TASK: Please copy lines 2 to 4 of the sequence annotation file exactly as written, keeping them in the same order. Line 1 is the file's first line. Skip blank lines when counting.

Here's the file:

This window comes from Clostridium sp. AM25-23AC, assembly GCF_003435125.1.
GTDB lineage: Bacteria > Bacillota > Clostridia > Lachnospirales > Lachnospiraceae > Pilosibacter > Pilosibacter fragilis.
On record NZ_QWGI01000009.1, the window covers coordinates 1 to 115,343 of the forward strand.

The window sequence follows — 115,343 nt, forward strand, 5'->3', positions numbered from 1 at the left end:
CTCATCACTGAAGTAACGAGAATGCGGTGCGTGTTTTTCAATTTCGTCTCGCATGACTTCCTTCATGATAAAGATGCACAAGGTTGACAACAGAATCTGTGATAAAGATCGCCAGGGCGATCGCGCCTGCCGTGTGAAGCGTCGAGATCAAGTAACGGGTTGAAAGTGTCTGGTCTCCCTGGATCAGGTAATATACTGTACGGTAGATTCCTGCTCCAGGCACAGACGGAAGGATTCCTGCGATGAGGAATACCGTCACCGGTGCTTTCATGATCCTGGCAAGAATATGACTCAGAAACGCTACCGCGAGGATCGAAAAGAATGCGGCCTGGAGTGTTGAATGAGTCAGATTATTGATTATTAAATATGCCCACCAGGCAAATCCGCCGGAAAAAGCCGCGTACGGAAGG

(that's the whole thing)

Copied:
GTDB lineage: Bacteria > Bacillota > Clostridia > Lachnospirales > Lachnospiraceae > Pilosibacter > Pilosibacter fragilis.
On record NZ_QWGI01000009.1, the window covers coordinates 1 to 115,343 of the forward strand.

The window sequence follows — 115,343 nt, forward strand, 5'->3', positions numbered from 1 at the left end: